REGINALD SMITH BRINDLE finds parallels between Beethoven's music and that of early man
ALTHOUGH one is aware in Beethoven's music of a certain primordial quality, as if some part of it echoes the beginnings of man's existence, one would very much hesitate to associate any part of his sublime art with that of prehistoric cultures. Yet there are certain aspects of his music which would seem to have been gleaned, not from his immediate predecessors, but from the music of man in the most distant epochs of history. Obviously any recollection of such historically distant elements was no deliberate act on his part, as has been the `neo-primitive' artistic movement in this century. Rather must it have been due to a dim stirring in his subconscious, a reawakening of a dynamic creative art practised by his remote ancestors.
Of course, there is no direct evidence of exactly what kind of music man created in prehistoric times. The beginnings are lost in a dateless past, and our histories of music begin only in a comparatively recent period. But a great deal about the beginnings of the visual arts and poetry has been learned from the modern counterparts of the lost races of the Paleolithic Age,' and there is no reason why the same cannot be done as regards music.
There are still communities of primitive races on the earth today, usually those who have been driven into inhospitable areas by successive advancing waves of more developed peoples. In Africa there are the pygmies of the equatorial forests and the bushmen and Dama of the south-western deserts: in America, the Eskimos of the Arctic north and the Selk'nam and Yamana of the southern extremities of Tierra del Fuego. In Australia there are the remnants of various aboriginal races, while Asia has primitive peoples in the Malayan jungle and Ceylon (the Semang and Veddas). The important point is that these races are not all equally primitive, but demonstrate various stages of cultural advance which must correspond closely to the development of other races in prehistoric times. For instance, from the almost extinct Yamana of Tierra del Fuego can be learned the very beginnings of wordless song, while on the other hand, some aborigines in Australia reveal a poetic art developed to a considerable degree. Between these two extremes, other races show various stages of artistic and technical developments.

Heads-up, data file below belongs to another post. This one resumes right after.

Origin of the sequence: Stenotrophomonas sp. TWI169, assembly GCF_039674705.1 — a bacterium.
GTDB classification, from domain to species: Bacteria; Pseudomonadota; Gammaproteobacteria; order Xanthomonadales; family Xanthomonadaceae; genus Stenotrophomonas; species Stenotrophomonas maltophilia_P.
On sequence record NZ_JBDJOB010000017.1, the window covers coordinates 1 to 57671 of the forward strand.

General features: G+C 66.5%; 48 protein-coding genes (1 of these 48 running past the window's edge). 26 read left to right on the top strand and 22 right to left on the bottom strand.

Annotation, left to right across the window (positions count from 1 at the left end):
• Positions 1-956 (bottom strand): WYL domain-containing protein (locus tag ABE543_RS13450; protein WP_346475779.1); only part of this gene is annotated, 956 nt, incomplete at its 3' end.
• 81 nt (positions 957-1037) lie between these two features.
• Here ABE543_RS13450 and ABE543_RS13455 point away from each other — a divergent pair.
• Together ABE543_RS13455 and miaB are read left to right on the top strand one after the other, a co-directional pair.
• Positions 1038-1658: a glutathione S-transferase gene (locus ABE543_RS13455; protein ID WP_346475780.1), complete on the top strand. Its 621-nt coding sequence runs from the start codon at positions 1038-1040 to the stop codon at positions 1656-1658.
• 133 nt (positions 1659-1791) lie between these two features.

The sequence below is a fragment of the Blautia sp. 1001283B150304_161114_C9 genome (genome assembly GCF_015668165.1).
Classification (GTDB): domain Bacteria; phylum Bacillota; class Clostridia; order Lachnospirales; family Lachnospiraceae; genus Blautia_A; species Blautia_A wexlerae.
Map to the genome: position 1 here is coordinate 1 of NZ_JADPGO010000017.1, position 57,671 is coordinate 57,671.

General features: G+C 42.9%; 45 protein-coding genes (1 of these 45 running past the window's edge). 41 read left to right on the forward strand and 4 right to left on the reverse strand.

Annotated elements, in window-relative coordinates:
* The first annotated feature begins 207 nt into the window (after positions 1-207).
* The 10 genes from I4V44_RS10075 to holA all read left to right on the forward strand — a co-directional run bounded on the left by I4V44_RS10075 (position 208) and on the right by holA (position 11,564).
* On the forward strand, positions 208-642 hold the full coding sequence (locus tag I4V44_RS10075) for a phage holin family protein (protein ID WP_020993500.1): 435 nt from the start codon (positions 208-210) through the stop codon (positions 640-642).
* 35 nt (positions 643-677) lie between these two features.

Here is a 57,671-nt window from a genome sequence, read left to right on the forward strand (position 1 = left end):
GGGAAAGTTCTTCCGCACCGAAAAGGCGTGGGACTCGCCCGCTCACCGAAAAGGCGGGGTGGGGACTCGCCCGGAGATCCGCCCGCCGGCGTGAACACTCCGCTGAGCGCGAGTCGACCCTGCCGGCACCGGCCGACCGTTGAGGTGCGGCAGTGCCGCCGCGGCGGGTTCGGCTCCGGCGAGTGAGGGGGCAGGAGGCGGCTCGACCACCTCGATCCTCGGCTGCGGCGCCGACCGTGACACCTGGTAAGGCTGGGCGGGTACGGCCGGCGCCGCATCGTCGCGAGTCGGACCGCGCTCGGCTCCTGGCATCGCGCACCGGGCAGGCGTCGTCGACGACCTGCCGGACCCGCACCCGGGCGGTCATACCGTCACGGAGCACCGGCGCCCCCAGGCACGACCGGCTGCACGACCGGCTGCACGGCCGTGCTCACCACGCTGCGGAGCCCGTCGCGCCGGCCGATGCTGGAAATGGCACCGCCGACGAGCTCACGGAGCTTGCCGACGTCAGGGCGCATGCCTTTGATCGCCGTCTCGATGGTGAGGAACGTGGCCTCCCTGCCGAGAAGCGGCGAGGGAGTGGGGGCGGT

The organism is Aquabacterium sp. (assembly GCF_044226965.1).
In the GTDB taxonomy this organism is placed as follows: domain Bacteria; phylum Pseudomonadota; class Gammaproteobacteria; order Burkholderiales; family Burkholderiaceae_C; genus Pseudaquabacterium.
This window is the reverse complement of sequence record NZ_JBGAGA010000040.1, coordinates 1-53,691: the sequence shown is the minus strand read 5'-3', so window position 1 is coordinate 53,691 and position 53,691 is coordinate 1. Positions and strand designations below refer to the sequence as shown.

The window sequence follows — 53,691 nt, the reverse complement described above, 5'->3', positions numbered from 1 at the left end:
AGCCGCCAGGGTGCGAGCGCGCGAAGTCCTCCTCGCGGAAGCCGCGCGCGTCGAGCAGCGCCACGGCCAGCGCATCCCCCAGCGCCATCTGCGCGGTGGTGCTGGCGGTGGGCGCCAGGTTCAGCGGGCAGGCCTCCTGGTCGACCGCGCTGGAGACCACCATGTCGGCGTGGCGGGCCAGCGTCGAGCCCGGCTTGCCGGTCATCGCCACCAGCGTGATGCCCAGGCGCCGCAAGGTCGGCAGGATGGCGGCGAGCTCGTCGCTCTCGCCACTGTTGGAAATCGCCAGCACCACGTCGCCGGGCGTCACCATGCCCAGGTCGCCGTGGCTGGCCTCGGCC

All this may seem a far cry from Beethoven, but in a moment the relevance can be demonstrated. If we wish to learn what the beginnings of music were, it seems logical to turn to the Yamana as a modern counterpart of man in the Palaeolithic Age.
There is a revealing record of Yamana music when the race was still thriving, on the occasion of the visit of HMS Beagle during 1832-34. It is said that when two of the ship's company landed, the Yamana expressed friendship as follows: `They made Messrs. Waldron and Drayton jump with them on the beach ... took hold of their arms facing them, and jumping two or three inches from the ground, made them keep time to the following song: IMAGE FORMULA7IMAGE FORMULA8
It is important to emphasise here that we are referring to a persistent repetition of rhythmic cells over a large area. Such composers as Mozart, and before him, originators of the galant style, often initiated a melody by repeating a simple rhythmic formula two or three times before the melody culminated or `took flight' with differently shaped material. This `gathering together' of similar melodic strands is common enough, but a very different process indeed from Beethoven's construction of entire edifices through multiple repetitions of one or two cells. Such constructions can be likened to honeycomb structures where each cell is identical, equal in status and indispensable to the strength of the whole.
There is another close parallel between Beethoven's repetitive structures and those of primitive man: relief from monotony is obtained (without resorting to variations or expansions of the material) by volume contrasts and by occasionally moving the music on to different tonal planes. …